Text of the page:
Hebe (Classical Greek: Ήβη), in Greek mythology, is the goddess of youth, legitimate daughter of Zeus and Hera. Thus, she fulfilled various duties on Olympus: she prepared Ares' bath, helped Hera hitch up her chariot, and served nectar and ambrosia to the gods.
Hebe had influence over eternal youth and the ability to restore youth to mortals, a power that seems unique to her, as in Ovid's Metamorphoses, some gods lament the aging of their favorite mortals. According to Philostratus the Elder, Hebe was the youngest of the gods and responsible for keeping them eternally young, and was therefore the most revered by them.
Her role in ensuring the eternal youth of the other gods is fitting to her role as cupbearer, as the word ambrosia has been associated with a possible Proto-Indo-European translation related to immortality, eternity, and life force.
The Greek ἥβη is the inherited word for "youth," from the Protoindo-European * (H) iēgw-eh2-, "youth, vigor."
The name Hebe comes from the Greek word meaning "youth" or "prime of life". Juventus also means "youth", as can be seen in derivatives such as juvenile.
Hebe is the daughter of Zeus and Hera and was seen in myth as a diligent daughter performing household chores that were typical of unmarried, high-ranking girls in ancient Greece.
One of her roles was to be the cupbearer to the gods, serving them ambrosia and nectar. In the classical sources, Hebe's departure from this role was due to her marriage to the deified hero Heracles. Despite this, Cicero seems to suggest that Hebe or Ganymede, who is usually seen as her successor, could serve in the role of cupbearer at the heavenly feast.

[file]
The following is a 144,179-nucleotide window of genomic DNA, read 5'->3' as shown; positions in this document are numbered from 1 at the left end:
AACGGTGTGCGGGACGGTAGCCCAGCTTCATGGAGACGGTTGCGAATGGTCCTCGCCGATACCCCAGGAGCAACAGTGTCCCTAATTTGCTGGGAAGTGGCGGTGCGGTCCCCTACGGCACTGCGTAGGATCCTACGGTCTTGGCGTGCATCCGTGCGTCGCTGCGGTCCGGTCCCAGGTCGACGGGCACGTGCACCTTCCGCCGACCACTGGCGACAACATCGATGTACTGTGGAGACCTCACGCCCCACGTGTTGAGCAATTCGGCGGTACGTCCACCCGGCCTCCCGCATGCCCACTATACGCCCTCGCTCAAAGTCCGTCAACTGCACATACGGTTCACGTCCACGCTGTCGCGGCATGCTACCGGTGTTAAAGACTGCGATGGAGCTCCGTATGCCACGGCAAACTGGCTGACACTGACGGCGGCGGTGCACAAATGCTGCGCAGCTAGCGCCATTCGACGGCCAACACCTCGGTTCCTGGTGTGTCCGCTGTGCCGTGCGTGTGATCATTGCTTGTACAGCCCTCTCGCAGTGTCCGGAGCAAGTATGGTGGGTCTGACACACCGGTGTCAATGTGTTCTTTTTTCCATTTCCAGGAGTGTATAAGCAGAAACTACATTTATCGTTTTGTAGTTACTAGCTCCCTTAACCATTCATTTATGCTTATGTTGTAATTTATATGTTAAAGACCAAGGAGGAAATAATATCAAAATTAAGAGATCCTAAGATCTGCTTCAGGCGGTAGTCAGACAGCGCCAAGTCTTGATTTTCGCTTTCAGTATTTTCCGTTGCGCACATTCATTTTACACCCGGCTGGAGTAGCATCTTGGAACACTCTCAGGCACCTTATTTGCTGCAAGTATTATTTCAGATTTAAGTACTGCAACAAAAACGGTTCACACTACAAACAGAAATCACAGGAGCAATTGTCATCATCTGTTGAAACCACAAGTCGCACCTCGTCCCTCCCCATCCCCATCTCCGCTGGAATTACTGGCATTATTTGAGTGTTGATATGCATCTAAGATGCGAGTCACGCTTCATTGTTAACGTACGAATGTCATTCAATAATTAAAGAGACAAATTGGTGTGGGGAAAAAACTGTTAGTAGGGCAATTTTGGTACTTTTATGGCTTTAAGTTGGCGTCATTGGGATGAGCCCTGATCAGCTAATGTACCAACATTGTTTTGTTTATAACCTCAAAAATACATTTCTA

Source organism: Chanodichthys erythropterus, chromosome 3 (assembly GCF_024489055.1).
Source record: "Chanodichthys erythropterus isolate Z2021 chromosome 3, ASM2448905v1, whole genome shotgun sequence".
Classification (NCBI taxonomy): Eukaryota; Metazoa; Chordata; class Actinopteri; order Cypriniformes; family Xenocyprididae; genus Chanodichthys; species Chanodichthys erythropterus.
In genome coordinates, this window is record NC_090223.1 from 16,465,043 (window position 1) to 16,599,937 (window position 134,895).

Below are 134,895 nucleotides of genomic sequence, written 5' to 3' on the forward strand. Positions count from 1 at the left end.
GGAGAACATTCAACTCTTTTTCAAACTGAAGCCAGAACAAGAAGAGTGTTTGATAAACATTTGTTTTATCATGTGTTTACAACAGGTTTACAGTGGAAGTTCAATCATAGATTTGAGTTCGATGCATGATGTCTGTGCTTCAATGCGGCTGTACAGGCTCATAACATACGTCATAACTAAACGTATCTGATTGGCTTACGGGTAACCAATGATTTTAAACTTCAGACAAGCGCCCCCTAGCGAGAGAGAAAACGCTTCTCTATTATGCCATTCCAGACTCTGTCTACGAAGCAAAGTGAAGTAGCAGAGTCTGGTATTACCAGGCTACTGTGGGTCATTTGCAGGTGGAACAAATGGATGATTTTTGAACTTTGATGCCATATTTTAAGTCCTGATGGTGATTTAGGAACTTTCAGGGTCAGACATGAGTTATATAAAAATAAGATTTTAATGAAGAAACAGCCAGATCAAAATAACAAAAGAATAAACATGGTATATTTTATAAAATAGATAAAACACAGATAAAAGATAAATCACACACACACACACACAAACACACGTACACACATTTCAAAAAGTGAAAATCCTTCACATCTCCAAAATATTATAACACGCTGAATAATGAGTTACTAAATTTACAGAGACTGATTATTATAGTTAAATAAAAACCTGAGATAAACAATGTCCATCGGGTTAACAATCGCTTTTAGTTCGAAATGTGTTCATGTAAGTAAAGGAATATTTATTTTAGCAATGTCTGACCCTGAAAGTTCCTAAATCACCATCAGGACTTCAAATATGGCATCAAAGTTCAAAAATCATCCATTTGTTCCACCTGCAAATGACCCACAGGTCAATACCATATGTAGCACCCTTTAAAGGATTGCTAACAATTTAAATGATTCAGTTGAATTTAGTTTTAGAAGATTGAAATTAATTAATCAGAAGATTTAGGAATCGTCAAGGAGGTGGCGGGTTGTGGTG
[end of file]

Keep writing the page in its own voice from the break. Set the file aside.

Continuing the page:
The reasoning for Hebe's dismissal was turned into a moralizing story in the 1500s by the Church of England , where it was stated in a note in an English-Latin dictionary that Hebe fell down while attending to the gods, causing her dress to fall apart, exposing her naked body publicly.
Although there is no classical literary or artistic source for this account, the story was modified to function as a warning for women to stay modestly covered at all times, as naked women in particular were seen as shameful by the Church.
She was replaced by the mortal Ganymede, a handsome shepherd, seen by Zeus tending his flock. Hebe danced with the muses and the hours, to the sound of Apollo's lyre. She married Heracles, when the hero, after his death, was immortalized, and with him she had two sons, Alexiares and Anicetos.
In Greek art, Hebe was usually depicted wearing a sleeveless dress and with the company of Heracles, she was usually depicted with one or both parents at her wedding ceremony, or with Aphrodite.
Hebe was a remarkably popular subject in art in the period between 1750 and 1880, having attracted little artistic attention before or since. In the later period, many depictions were portraits of women like Hebe, for whom, at the very least, the only necessary modifications to a normal costume were a flowing white dress, a few flowers in her hair, and a cup to hold. Most artists added an eagle and a backdrop amidst the clouds.
In French, there was a special term, "en Hébé," for the costume. Impersonation appears in rococo and neoclassical styles. Even some very aristocratic models allowed a certain degree of nudity, such as the exposure of a single breast, although this was usually much greater in non-portrait representations.